The good news is, big data analytics solutions that run on Hadoop can solve these challenges. Big data analytics solutions running on Hadoop make it easy to overcome these challenges because they allow you to cost-effectively scale to any volume of data and store and analyse all data types together – both structured and unstructured. You can also use them to extract structured data from your EDW into Hadoop for cheaper storage and then send back into EDW for analytics. All data can be analysed as is, eliminating costly data preparation activities. At the same time, big data analytics is so powerful because it enables you to combine, integrate and quickly analyse all of your data at once – regardless of source, type, size, or format – to generate the insights your business needs. In addition, you can parse, clean, profile, match, enrich, aggregate, and normalise data, as well as manage ETL workloads and generate master data.
We provide a one-stop solution for getting all of your Web, advertising, mobile, social media, transaction, marketing automation, and CRM data into Hadoop; enriching it with third-party data; analysing your data; and visualising results using wizard-led data integration, point-and-click analytics functions, and drag-and-drop visualisations.
Our broad set of data connectors and analytic functions make it easy to:
As a result, you can answer questions like:
The following case study outlines how one of our client, a progressive financial services company using workflow-based automation and big data for a competitive advantage.
The client for this project was a neobank, a fintech company with the ambition to become a fully functional and operational bank, building their company from the ground up, while only having a mobile app as a facade for its customers. This new business model appeals to many customers, and several companies are offering such services. Their offering is mainly built around low operational costs which allows them to give their customers low service rates for current accounts, foreign exchange transactions (spending abroad), personalised saving incentives and lending offerings.
The IT implementation was a greenfield project, meaning that all the components either had to be developed or a vendor solution had to be integrated. We were involved in solutions for fraud, finance and operations on the back-end.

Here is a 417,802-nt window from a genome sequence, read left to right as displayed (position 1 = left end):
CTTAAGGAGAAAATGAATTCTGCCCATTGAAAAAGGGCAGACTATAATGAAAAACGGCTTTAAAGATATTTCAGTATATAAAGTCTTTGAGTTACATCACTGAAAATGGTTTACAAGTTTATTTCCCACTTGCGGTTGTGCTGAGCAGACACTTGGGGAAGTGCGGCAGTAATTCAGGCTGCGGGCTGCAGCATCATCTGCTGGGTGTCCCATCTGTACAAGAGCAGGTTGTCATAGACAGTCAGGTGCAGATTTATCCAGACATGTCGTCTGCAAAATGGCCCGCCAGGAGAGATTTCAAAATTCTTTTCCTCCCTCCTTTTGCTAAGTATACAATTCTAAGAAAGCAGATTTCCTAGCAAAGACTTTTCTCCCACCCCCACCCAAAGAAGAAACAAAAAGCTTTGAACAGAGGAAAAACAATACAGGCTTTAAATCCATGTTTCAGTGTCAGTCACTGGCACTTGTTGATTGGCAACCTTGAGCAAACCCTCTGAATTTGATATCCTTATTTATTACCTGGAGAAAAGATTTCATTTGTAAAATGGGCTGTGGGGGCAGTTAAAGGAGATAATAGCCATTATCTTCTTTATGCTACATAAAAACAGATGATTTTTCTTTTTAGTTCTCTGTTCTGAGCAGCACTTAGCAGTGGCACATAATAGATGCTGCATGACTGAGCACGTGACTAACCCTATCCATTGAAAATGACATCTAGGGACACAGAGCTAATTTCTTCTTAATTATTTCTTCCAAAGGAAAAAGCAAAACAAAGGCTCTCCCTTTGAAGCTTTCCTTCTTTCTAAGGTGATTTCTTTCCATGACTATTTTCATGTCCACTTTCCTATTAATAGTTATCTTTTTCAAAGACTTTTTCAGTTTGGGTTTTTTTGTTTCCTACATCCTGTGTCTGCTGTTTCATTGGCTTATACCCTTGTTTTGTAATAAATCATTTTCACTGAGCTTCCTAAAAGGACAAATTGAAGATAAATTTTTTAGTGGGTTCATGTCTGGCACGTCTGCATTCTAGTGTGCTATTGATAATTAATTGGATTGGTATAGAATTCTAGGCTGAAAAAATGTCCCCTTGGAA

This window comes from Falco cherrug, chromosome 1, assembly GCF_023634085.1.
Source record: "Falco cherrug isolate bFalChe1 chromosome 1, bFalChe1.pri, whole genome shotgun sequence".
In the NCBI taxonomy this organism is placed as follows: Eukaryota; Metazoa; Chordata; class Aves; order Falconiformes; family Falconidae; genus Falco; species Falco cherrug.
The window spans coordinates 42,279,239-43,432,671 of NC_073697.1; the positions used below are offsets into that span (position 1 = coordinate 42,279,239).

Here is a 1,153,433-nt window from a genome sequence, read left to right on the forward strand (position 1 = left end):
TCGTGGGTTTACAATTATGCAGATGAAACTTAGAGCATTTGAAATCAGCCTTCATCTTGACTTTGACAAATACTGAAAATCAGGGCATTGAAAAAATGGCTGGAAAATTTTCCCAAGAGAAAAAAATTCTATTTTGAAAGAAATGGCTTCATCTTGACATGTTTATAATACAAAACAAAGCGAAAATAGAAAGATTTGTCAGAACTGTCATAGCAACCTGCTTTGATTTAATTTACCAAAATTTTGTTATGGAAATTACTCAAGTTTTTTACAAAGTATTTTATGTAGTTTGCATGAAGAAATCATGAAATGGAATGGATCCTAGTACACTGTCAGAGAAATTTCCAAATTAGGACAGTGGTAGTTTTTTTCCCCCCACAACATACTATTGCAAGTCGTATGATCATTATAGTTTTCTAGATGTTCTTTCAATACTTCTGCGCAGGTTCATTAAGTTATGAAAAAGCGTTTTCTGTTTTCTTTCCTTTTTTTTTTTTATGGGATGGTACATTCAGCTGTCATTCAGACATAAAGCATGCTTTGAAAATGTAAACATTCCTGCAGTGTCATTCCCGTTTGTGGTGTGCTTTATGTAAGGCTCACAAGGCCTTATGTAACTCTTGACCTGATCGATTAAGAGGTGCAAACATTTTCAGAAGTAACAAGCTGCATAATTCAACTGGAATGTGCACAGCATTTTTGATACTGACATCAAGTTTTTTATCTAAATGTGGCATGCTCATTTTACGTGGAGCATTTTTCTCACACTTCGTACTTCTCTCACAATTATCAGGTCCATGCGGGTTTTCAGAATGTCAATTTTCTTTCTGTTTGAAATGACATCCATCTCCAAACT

The company used several external SaaS accounting solutions and was using data from internal data sources as well, like a system of record and general ledger. The project was to create real-time data pipelines for their systems and to ingest the data into a data lake. Once the data was in the lake, it could be quickly joined together, and reporting was made easy using several data sources.
This solution enabled the company to have an overarching profit and loss report overseeing all entities and datasets.
Customer and internal activities generate a massive amount of transactions every day. These transaction records are for originating in various source systems and for different purposes. Some represent a transaction made by a customer (i.e. top-up or payment), some belong to the bank’s internal activities such as moving funds between external bank accounts or making foreign exchange transactions. All these transactions have a lifecycle, meaning that after origination, they need to be cleared and settled. To achieve that transactions are processed repeatedly, usually every day. This is often called as end of day batch processing. One daily run consists of several workflows, and each workflow is formed of multiple steps.
Our solution was a tool, which allowed them to visually create these workflows, define dependencies between them and to run and monitor them. Having an end of day processing in place enabled the bank to automate large chunks of manual labour for daily activities around FX transactions, payment settlement and real-time reconciliation.
Data Strategy, Financial Data, Fraud Detection, Back Office
Amazon Web Services (AWS), Microservices